I have a "shared," DSL modem that I wirelessly link with, that allows me to roam my office and surf the web at DSL broadband speeds! Medscape, Merck, National Library of Medicine and other resources are a click away. I use my own website as a reference tool, showing my patients pictures and other educational material while on line. At their request, a printout of what I have just shown them awaits their arrival at the front desk. Optionally, they can go home, get on the internet, pull up my URL and print what they want. Optionally, matriculation and history forms are available on line for technically advanced patients.

Faxing: When reports are ready to be sent, I need only to print to Winfax Pro 10. When I later plug a phone line into my built in modem, the reports are cued and Winfax sends it out.

Now, my main compromise is finding a shirt pocket to hold it. (like my handheld).

Oh yes, I can also sync my Palm or Ce via IR, USB, wireless or serial ports. 

  • Only 3.08 lbs. for easy ambulation
  • Touch Screen and or pen capabilities for easy navigation, as well as take advantage of medical applications utilizing touch pictures and diagrams
  • Pen Office for writing directly in my applications (add on).
  • Voice dictation if desired (add on). I am using L&H Voice Express Professional with built in mic on notebook (small notebooks have internal noise which affects quality of voice).
  • A 10.4" TFT display 
  • keyboard for times when typing is a must
  • Fully-integrated 56K V.90 modem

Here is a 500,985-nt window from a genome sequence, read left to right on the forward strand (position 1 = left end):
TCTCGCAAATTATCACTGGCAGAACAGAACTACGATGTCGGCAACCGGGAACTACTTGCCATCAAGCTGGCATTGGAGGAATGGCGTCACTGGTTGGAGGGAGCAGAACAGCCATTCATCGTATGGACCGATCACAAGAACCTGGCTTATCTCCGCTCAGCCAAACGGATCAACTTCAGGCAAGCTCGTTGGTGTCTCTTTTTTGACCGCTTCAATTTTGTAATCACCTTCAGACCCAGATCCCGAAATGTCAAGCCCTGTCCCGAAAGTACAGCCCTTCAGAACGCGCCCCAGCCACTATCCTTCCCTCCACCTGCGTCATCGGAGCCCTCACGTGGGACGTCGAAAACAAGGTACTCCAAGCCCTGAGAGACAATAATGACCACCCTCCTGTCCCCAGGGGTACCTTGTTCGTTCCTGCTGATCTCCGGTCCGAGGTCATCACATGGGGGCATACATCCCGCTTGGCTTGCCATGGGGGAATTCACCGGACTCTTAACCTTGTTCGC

• Integrated Ethernet LAN  for connecting to LAN or  hook into an external DSL modem!
  • 400MHz Intel Celeron processor
  • Microsoft Windows 98 pre-installed, I am upgrading to 2000
  • Optional USB digital camera
  • 64Ram, I upgraded to 128
  • 6 gig hard drive
  • 3 hours of battery (fully re-charge at lunch ....when on standby).

caveat: No cd rom. User must network to CD or buy external CD ROM. This is necessary to keep the weight down.

December 1999

1. Notebook $1799
2. PC card  $152 for notebook
3. PC card  $152 for server
4. ISA/PCI card recipient for #3 card 

Total for ad hoc Wireless connection, in November 99, with Notebook: $2162.

The ideal solution is:
1. Access Point
2. PC card in each device (notebook/tablet/Pocketpc


  WaveLAN IEEE Turbo 11Mb PC Card (Silver/Gold)

11Mb PC Card for Notebook or CE device


WaveLAN IEEE Turbo 11Mb ISA/PCI Solution 

11Mb ISA/PCI Solution for Desktop Server


I have been using a Lucent RG-1000 80211.b Wireless Access point on a pen notebook computer by Fujitsu. I have been using this setup since November of 1999 and it has worked quite well in a 2500 foot office. The notebook serves as a tablet but with the added benefit of a keyboard. I can't imagine not having a keyboard available even though I don't use it most of the time. My notebooks is wirelessly connected to my office DSL which means I am always on line. I use my notebook as a server for "some" applications. This allows me to just take the notebook home and have all my critical files with me. I use my web site as an educational repository of pictures and exercises that I can show patients in the treatment room and print to the front desk before the patient gets there when leaving the office. I use custom software that works on my Fujitsu and my Ipaq. I can chart from my Ipaq or Notebook. I use MS Office and Outlook mail, contacts and calendar to keep my staff in constant electronic contact. My office is pretty much paperless.   

Acer TM C110CTI-P-M ULV 900MHZ 512M Review

Updated on Centrino Tabletpc 2003


Wire-less 54xx
Click to enlarge

Latest Ipaq 54xx with built in Wi-Fi.  At home, I have a Linksys Access Point (BEFW11S4) with shared DSL. At work I have a Lucent RG1000 Access Point with shared DSL. Both are 802.11b. I use both setups seamlessly changing my network setting defaults for work and home on my Ipaq.

I can wirelessly synchronize, print charts (prescriptions) to shared printers over the network or send my charts to my server for my secretary to print. Read about it here.